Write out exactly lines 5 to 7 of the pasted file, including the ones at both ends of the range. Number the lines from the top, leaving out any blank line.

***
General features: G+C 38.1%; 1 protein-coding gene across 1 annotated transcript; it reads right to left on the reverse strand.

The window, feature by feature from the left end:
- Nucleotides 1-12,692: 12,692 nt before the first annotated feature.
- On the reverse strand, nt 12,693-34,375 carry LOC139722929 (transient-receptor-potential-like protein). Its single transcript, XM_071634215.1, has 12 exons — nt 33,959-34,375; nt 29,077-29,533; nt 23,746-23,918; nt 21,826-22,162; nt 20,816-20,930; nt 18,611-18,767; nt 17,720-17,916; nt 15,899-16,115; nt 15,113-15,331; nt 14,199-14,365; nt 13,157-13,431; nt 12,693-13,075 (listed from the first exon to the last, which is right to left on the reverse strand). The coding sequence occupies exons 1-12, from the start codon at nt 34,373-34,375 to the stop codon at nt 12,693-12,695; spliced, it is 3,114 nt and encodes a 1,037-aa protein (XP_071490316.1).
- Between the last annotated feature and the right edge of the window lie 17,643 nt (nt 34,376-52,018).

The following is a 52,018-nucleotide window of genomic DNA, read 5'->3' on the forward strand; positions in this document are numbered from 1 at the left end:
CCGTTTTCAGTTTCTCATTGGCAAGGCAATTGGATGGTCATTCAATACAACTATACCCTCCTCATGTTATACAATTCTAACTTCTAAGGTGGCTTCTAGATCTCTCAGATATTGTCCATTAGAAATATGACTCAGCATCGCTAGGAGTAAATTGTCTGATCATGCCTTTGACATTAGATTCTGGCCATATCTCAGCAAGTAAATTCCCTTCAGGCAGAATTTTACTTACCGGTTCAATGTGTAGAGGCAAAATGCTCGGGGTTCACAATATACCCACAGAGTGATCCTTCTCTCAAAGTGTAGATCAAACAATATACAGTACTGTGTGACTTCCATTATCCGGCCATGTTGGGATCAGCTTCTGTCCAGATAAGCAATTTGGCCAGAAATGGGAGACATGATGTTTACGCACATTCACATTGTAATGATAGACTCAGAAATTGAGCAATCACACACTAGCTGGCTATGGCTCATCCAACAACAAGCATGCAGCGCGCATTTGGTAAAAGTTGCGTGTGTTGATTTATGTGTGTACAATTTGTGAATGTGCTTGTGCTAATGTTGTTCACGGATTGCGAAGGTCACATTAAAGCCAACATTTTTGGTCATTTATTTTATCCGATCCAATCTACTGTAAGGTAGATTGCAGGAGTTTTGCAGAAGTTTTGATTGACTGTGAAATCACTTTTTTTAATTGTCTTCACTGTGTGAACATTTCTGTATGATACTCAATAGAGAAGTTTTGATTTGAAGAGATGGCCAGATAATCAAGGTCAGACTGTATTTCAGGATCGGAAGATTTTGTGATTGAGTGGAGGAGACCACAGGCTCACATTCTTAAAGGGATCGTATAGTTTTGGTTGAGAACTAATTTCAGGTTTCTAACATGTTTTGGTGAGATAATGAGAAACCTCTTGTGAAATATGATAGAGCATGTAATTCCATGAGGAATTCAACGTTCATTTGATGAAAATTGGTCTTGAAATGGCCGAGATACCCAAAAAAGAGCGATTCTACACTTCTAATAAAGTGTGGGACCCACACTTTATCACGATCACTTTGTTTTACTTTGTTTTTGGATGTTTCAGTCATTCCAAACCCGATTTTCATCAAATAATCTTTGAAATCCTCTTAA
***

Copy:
- Between the last annotated feature and the right edge of the window lie 17,643 nt (nt 34,376-52,018).

The following is a 52,018-nucleotide window of genomic DNA, read 5'->3' on the forward strand; positions in this document are numbered from 1 at the left end:
CCGTTTTCAGTTTCTCATTGGCAAGGCAATTGGATGGTCATTCAATACAACTATACCCTCCTCATGTTATACAATTCTAACTTCTAAGGTGGCTTCTAGATCTCTCAGATATTGTCCATTAGAAATATGACTCAGCATCGCTAGGAGTAAATTGTCTGATCATGCCTTTGACATTAGATTCTGGCCATATCTCAGCAAGTAAATTCCCTTCAGGCAGAATTTTACTTACCGGTTCAATGTGTAGAGGCAAAATGCTCGGGGTTCACAATATACCCACAGAGTGATCCTTCTCTCAAAGTGTAGATCAAACAATATACAGTACTGTGTGACTTCCATTATCCGGCCATGTTGGGATCAGCTTCTGTCCAGATAAGCAATTTGGCCAGAAATGGGAGACATGATGTTTACGCACATTCACATTGTAATGATAGACTCAGAAATTGAGCAATCACACACTAGCTGGCTATGGCTCATCCAACAACAAGCATGCAGCGCGCATTTGGTAAAAGTTGCGTGTGTTGATTTATGTGTGTACAATTTGTGAATGTGCTTGTGCTAATGTTGTTCACGGATTGCGAAGGTCACATTAAAGCCAACATTTTTGGTCATTTATTTTATCCGATCCAATCTACTGTAAGGTAGATTGCAGGAGTTTTGCAGAAGTTTTGATTGACTGTGAAATCACTTTTTTTAATTGTCTTCACTGTGTGAACATTTCTGTATGATACTCAATAGAGAAGTTTTGATTTGAAGAGATGGCCAGATAATCAAGGTCAGACTGTATTTCAGGATCGGAAGATTTTGTGATTGAGTGGAGGAGACCACAGGCTCACATTCTTAAAGGGATCGTATAGTTTTGGTTGAGAACTAATTTCAGGTTTCTAACATGTTTTGGTGAGATAATGAGAAACCTCTTGTGAAATATGATAGAGCATGTAATTCCATGAGGAATTCAACGTTCATTTGATGAAAATTGGTCTTGAAATGGCCGAGATACCCAAAAAAGAGCGATTCTACACTTCTAATAAAGTGTGGGACCCACACTTTATCACGATCACTTTGTTTTACTTTGTTTTTGGATGTTTCAGTCATTCCAAACCCGATTTTCATCAAATAATCTTTGAAATCCTCTTAA